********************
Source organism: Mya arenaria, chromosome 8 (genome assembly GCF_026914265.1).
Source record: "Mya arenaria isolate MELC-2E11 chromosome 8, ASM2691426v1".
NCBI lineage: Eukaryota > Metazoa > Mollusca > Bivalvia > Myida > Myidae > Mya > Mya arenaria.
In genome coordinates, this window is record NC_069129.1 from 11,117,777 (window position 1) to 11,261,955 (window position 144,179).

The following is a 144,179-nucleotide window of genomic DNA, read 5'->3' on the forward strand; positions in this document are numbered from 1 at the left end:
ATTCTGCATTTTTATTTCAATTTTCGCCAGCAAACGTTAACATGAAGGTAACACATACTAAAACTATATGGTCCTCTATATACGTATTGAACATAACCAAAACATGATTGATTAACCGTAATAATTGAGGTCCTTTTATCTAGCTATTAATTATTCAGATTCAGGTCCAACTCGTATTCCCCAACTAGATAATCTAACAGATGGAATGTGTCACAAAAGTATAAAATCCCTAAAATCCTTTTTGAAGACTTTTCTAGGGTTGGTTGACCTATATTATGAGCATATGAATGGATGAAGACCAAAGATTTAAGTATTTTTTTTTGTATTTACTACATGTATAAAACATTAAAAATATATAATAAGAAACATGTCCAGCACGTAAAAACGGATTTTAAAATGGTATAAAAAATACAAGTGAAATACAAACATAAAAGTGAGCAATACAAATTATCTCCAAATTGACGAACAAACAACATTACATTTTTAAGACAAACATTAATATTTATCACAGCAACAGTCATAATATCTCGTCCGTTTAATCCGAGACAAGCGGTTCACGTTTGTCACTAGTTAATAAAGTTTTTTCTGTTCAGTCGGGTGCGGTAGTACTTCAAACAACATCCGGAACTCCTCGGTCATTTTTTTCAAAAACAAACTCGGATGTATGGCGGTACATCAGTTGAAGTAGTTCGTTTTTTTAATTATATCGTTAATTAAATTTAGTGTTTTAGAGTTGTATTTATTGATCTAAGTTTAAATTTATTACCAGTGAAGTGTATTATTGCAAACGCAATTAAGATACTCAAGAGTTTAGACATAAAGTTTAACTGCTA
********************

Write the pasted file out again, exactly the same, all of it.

Source organism: Mya arenaria, chromosome 8 (genome assembly GCF_026914265.1).
Source record: "Mya arenaria isolate MELC-2E11 chromosome 8, ASM2691426v1".
NCBI lineage: Eukaryota > Metazoa > Mollusca > Bivalvia > Myida > Myidae > Mya > Mya arenaria.
In genome coordinates, this window is record NC_069129.1 from 11,117,777 (window position 1) to 11,261,955 (window position 144,179).

The following is a 144,179-nucleotide window of genomic DNA, read 5'->3' on the forward strand; positions in this document are numbered from 1 at the left end:
ATTCTGCATTTTTATTTCAATTTTCGCCAGCAAACGTTAACATGAAGGTAACACATACTAAAACTATATGGTCCTCTATATACGTATTGAACATAACCAAAACATGATTGATTAACCGTAATAATTGAGGTCCTTTTATCTAGCTATTAATTATTCAGATTCAGGTCCAACTCGTATTCCCCAACTAGATAATCTAACAGATGGAATGTGTCACAAAAGTATAAAATCCCTAAAATCCTTTTTGAAGACTTTTCTAGGGTTGGTTGACCTATATTATGAGCATATGAATGGATGAAGACCAAAGATTTAAGTATTTTTTTTTGTATTTACTACATGTATAAAACATTAAAAATATATAATAAGAAACATGTCCAGCACGTAAAAACGGATTTTAAAATGGTATAAAAAATACAAGTGAAATACAAACATAAAAGTGAGCAATACAAATTATCTCCAAATTGACGAACAAACAACATTACATTTTTAAGACAAACATTAATATTTATCACAGCAACAGTCATAATATCTCGTCCGTTTAATCCGAGACAAGCGGTTCACGTTTGTCACTAGTTAATAAAGTTTTTTCTGTTCAGTCGGGTGCGGTAGTACTTCAAACAACATCCGGAACTCCTCGGTCATTTTTTTCAAAAACAAACTCGGATGTATGGCGGTACATCAGTTGAAGTAGTTCGTTTTTTTAATTATATCGTTAATTAAATTTAGTGTTTTAGAGTTGTATTTATTGATCTAAGTTTAAATTTATTACCAGTGAAGTGTATTATTGCAAACGCAATTAAGATACTCAAGAGTTTAGACATAAAGTTTAACTGCTA